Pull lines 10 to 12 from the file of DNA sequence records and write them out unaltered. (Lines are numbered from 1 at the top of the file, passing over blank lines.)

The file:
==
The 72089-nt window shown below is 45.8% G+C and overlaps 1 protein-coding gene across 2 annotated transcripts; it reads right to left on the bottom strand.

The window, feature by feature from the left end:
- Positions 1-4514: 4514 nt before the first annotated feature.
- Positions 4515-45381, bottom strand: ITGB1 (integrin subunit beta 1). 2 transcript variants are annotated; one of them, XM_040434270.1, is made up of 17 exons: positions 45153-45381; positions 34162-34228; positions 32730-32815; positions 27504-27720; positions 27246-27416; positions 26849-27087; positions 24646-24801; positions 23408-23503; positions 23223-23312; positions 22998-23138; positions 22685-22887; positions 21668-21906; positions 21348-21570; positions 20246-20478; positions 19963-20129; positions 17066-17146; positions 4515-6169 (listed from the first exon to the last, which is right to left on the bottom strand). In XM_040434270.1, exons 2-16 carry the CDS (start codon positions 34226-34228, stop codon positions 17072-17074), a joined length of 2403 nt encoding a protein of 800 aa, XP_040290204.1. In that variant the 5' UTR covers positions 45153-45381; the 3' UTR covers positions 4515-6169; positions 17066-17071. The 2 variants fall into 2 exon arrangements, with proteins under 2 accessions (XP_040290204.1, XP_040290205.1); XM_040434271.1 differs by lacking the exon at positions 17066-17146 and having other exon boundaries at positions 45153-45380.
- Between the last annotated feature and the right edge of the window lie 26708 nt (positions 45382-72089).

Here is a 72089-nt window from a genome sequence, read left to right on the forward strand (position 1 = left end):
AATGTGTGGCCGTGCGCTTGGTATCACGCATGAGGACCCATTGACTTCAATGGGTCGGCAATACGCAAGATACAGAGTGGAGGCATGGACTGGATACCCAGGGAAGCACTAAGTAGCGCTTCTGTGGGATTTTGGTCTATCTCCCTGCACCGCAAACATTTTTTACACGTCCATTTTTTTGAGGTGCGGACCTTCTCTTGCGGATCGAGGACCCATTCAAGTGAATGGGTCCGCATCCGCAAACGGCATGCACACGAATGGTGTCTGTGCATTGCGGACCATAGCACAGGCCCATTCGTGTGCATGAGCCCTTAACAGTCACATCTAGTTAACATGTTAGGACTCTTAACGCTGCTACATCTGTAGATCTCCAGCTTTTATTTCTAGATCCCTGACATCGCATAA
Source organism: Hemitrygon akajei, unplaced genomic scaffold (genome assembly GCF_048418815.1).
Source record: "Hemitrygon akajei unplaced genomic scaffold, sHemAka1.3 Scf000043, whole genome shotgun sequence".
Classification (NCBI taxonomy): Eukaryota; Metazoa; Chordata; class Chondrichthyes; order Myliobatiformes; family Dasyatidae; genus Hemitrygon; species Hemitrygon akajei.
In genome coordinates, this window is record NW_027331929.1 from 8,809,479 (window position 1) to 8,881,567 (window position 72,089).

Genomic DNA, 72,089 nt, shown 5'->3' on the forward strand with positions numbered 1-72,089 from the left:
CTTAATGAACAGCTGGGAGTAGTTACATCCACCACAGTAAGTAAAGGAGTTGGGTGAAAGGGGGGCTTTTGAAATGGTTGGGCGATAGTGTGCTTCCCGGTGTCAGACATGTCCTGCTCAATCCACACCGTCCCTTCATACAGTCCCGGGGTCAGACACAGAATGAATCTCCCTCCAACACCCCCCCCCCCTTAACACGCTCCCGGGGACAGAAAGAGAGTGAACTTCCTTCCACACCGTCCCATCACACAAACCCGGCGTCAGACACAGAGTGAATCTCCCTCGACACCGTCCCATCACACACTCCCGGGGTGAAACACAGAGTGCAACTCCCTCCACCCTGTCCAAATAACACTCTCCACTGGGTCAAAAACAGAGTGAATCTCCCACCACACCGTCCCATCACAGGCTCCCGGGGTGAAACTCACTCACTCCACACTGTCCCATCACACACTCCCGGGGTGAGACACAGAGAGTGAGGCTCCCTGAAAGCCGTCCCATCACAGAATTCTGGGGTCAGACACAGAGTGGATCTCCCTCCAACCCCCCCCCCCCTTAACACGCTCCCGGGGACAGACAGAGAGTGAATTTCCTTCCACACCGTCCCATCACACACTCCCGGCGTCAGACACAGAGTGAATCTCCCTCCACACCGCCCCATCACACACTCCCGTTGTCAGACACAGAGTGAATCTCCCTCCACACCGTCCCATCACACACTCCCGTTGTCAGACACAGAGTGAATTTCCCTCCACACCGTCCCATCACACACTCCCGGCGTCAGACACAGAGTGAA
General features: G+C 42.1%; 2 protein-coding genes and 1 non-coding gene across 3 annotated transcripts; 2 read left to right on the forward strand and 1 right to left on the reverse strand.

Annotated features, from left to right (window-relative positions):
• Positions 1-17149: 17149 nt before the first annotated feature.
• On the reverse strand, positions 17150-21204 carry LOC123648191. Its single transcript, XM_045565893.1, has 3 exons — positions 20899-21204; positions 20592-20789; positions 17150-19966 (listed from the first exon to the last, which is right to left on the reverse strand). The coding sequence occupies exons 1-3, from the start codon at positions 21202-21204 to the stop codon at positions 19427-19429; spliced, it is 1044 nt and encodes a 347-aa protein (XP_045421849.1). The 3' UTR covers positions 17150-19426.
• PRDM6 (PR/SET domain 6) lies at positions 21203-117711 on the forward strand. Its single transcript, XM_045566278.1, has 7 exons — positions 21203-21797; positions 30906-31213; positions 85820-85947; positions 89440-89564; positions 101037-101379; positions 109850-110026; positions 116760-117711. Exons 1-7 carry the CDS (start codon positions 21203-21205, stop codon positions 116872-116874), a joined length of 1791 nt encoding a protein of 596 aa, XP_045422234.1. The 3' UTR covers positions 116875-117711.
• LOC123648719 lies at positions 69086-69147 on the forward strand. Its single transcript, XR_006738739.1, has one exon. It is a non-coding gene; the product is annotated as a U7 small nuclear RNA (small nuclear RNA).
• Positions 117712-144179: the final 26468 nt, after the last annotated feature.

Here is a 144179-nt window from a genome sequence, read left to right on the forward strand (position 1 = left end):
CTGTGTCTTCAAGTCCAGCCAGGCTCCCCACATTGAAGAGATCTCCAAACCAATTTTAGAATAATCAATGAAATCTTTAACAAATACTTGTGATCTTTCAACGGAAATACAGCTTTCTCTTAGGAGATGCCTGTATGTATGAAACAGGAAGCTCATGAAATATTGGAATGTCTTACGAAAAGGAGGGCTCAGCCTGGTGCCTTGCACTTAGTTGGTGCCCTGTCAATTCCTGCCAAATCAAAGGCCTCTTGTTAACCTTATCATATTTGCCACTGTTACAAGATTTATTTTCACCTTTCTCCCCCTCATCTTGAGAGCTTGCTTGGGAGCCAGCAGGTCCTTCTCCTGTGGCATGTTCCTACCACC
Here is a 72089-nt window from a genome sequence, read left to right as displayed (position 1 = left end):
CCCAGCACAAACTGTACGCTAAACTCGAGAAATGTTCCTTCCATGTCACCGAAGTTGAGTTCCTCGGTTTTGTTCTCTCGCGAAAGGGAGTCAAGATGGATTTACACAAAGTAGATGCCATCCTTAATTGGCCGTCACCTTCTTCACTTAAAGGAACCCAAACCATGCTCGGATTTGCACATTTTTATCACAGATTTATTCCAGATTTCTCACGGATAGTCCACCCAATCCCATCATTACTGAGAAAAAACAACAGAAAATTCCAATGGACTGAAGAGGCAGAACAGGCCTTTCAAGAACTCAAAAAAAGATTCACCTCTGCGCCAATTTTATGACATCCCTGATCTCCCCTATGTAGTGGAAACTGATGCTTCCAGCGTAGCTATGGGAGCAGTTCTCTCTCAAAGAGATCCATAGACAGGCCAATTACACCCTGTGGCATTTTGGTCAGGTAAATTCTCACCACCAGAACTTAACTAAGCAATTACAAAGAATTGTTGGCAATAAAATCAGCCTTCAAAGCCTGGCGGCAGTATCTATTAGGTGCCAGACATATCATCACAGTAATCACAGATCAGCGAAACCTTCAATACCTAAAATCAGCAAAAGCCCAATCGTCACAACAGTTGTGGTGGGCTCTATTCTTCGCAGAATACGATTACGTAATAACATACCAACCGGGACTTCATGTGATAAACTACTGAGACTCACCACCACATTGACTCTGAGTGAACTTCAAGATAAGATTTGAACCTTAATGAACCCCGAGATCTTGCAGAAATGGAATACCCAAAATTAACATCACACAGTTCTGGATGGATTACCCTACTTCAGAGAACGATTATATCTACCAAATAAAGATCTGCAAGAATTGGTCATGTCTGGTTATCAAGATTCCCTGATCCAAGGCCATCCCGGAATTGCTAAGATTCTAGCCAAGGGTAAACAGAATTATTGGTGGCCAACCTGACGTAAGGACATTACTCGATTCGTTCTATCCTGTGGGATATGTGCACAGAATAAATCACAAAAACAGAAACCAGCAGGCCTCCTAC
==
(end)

Classification (NCBI taxonomy): Eukaryota; Metazoa; Chordata; class Chondrichthyes; order Myliobatiformes; family Dasyatidae; genus Hemitrygon; species Hemitrygon akajei.
In genome coordinates, this window is record NW_027331929.1 from 8,809,479 (window position 1) to 8,881,567 (window position 72,089).

Genomic DNA, 72,089 nt, shown 5'->3' on the forward strand with positions numbered 1-72,089 from the left: